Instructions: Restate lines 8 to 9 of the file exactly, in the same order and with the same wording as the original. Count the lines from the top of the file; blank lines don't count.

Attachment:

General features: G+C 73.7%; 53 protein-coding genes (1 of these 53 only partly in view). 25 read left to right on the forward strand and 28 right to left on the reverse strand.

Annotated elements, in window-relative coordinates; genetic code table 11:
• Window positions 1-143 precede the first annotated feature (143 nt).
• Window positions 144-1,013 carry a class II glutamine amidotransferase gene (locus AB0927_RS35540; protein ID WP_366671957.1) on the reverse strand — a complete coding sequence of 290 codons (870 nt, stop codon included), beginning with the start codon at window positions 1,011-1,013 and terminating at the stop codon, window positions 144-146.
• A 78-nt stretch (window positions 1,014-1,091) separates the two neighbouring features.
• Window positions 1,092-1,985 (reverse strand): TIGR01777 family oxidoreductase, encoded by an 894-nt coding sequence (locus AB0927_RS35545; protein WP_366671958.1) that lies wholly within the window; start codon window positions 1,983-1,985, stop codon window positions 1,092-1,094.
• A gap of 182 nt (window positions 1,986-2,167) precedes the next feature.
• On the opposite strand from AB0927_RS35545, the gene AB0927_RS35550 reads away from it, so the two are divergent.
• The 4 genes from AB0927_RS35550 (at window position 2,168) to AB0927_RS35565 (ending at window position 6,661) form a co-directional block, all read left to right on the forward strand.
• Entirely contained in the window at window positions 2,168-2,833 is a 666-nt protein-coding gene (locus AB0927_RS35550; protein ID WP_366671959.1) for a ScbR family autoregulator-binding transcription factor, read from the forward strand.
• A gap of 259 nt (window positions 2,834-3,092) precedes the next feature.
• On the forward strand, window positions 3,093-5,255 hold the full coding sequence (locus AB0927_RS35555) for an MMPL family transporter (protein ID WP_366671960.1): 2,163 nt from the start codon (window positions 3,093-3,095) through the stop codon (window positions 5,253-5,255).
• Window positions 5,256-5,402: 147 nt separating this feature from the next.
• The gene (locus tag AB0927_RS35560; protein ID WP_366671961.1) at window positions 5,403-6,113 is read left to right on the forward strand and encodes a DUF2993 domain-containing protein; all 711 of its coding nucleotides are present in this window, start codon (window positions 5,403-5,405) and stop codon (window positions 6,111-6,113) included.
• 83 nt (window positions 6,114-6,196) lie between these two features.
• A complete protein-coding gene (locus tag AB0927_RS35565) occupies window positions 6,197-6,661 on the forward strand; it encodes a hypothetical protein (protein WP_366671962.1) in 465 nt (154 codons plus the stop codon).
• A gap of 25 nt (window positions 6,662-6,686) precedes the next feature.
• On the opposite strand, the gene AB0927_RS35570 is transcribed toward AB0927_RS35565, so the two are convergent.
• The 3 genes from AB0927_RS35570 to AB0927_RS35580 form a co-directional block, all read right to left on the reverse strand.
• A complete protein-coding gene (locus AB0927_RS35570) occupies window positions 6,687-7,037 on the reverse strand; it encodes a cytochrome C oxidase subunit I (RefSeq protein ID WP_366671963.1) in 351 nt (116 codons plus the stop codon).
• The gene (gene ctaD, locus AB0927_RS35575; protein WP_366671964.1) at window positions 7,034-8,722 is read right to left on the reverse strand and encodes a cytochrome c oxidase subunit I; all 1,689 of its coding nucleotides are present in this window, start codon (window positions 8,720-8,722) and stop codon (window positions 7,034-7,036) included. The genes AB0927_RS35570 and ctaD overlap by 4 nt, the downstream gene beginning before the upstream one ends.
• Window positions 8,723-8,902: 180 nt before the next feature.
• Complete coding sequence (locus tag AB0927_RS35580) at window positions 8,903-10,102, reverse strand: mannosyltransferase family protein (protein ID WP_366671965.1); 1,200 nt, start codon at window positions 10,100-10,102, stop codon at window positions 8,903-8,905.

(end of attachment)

• On the opposite strand from AB0927_RS35545, the gene AB0927_RS35550 reads away from it, so the two are divergent.
• The 4 genes from AB0927_RS35550 (at window position 2,168) to AB0927_RS35565 (ending at window position 6,661) form a co-directional block, all read left to right on the forward strand.